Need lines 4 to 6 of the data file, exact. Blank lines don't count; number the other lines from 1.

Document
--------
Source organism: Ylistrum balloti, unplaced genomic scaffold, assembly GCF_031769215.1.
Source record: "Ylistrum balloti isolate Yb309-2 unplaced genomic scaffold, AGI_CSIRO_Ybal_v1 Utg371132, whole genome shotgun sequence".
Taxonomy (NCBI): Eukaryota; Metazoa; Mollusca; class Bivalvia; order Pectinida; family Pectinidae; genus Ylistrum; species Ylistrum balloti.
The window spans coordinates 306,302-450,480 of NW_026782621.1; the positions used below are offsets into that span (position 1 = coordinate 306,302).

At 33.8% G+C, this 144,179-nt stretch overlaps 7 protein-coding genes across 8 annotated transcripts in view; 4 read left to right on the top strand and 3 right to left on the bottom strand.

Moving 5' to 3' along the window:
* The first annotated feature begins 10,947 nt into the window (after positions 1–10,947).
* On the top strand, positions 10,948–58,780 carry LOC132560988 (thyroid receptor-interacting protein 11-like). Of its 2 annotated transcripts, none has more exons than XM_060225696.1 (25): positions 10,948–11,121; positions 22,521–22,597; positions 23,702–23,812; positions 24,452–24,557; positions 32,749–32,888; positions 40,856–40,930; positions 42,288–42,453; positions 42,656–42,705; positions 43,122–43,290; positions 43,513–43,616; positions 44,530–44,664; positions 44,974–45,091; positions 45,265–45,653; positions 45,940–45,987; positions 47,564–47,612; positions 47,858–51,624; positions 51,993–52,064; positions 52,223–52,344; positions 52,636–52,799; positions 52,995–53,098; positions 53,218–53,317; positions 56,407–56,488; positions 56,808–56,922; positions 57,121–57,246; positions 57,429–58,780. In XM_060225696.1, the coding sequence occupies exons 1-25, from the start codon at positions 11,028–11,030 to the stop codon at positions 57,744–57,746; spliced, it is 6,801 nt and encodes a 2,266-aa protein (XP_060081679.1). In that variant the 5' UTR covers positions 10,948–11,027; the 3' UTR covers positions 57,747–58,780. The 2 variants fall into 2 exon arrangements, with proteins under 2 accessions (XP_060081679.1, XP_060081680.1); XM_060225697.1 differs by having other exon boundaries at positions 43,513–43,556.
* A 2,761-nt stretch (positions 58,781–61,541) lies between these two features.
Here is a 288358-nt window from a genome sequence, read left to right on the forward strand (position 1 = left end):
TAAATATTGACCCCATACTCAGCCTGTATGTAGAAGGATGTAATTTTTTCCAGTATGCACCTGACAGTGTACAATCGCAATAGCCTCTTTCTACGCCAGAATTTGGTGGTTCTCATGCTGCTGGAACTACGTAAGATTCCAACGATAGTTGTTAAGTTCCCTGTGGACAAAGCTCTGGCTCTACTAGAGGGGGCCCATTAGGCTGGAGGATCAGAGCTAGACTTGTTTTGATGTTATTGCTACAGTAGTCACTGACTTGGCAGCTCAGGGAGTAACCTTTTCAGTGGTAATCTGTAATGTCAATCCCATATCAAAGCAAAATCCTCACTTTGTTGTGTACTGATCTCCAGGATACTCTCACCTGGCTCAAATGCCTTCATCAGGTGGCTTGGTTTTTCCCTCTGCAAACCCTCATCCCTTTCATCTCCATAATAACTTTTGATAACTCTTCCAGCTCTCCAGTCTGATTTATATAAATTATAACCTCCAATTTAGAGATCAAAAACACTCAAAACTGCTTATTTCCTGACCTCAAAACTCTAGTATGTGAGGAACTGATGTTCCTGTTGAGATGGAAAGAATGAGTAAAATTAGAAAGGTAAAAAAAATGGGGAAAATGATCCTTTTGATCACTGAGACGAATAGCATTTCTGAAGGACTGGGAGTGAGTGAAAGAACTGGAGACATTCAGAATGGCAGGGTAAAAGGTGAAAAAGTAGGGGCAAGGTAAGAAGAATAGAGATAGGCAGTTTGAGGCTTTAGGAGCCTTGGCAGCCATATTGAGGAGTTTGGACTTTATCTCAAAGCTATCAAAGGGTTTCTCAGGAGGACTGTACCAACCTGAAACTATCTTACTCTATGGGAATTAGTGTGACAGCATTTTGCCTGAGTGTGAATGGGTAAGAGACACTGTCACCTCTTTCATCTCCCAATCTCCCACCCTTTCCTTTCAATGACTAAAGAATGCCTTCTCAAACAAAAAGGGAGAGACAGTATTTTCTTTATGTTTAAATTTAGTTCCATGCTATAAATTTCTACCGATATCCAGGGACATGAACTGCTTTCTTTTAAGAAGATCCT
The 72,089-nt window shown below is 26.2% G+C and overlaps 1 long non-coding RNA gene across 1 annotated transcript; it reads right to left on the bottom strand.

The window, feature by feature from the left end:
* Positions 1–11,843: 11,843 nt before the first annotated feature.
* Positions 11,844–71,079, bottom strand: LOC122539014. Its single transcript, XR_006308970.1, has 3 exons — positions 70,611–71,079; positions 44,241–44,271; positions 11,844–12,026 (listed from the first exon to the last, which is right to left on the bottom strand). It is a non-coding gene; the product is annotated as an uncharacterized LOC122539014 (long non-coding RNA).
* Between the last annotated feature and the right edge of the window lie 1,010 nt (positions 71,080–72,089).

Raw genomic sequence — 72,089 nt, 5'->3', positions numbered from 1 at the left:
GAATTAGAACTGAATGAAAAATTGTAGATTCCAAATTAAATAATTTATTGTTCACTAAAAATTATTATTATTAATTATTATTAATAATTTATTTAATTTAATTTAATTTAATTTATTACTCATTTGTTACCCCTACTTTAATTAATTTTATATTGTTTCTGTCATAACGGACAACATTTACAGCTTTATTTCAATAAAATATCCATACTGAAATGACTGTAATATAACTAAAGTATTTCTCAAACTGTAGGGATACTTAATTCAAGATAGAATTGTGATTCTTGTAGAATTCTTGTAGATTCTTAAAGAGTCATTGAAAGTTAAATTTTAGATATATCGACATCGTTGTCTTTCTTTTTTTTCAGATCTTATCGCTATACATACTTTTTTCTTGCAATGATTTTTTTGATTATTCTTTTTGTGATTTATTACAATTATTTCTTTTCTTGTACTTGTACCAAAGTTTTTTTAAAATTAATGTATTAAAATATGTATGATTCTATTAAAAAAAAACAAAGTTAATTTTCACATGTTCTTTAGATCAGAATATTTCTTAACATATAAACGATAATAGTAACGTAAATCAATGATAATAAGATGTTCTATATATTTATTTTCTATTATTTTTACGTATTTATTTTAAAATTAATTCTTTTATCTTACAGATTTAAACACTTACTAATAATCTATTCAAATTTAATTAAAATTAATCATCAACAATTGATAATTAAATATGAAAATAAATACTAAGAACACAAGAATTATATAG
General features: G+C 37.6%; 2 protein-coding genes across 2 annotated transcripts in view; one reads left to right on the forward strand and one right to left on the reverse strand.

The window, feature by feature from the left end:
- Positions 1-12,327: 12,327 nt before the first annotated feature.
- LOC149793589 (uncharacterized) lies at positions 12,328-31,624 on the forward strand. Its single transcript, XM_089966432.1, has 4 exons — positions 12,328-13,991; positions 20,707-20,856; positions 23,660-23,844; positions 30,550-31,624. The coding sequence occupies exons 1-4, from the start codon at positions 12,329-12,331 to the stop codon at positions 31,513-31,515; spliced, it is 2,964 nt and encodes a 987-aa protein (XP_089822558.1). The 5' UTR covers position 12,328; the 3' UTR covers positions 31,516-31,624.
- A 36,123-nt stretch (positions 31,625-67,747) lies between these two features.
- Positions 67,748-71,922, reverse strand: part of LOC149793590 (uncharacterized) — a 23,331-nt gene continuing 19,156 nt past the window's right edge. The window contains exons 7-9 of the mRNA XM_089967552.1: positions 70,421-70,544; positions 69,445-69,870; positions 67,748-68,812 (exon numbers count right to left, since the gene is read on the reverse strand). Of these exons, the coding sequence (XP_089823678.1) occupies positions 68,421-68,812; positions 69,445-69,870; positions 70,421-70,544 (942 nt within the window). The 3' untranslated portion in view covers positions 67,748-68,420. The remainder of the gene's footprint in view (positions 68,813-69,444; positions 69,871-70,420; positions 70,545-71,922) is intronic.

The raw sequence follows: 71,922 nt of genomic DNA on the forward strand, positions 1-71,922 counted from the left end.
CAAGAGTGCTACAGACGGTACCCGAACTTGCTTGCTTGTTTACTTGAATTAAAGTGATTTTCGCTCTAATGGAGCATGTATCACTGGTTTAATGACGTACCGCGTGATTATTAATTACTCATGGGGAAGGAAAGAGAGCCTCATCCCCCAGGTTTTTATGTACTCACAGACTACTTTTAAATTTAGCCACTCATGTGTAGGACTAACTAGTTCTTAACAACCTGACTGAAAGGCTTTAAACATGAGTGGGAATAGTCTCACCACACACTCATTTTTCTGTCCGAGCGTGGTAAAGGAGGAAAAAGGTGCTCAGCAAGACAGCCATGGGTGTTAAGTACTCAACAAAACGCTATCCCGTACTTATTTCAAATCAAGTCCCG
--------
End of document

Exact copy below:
The window spans coordinates 306,302-450,480 of NW_026782621.1; the positions used below are offsets into that span (position 1 = coordinate 306,302).

At 33.8% G+C, this 144,179-nt stretch overlaps 7 protein-coding genes across 8 annotated transcripts in view; 4 read left to right on the top strand and 3 right to left on the bottom strand.

Moving 5' to 3' along the window: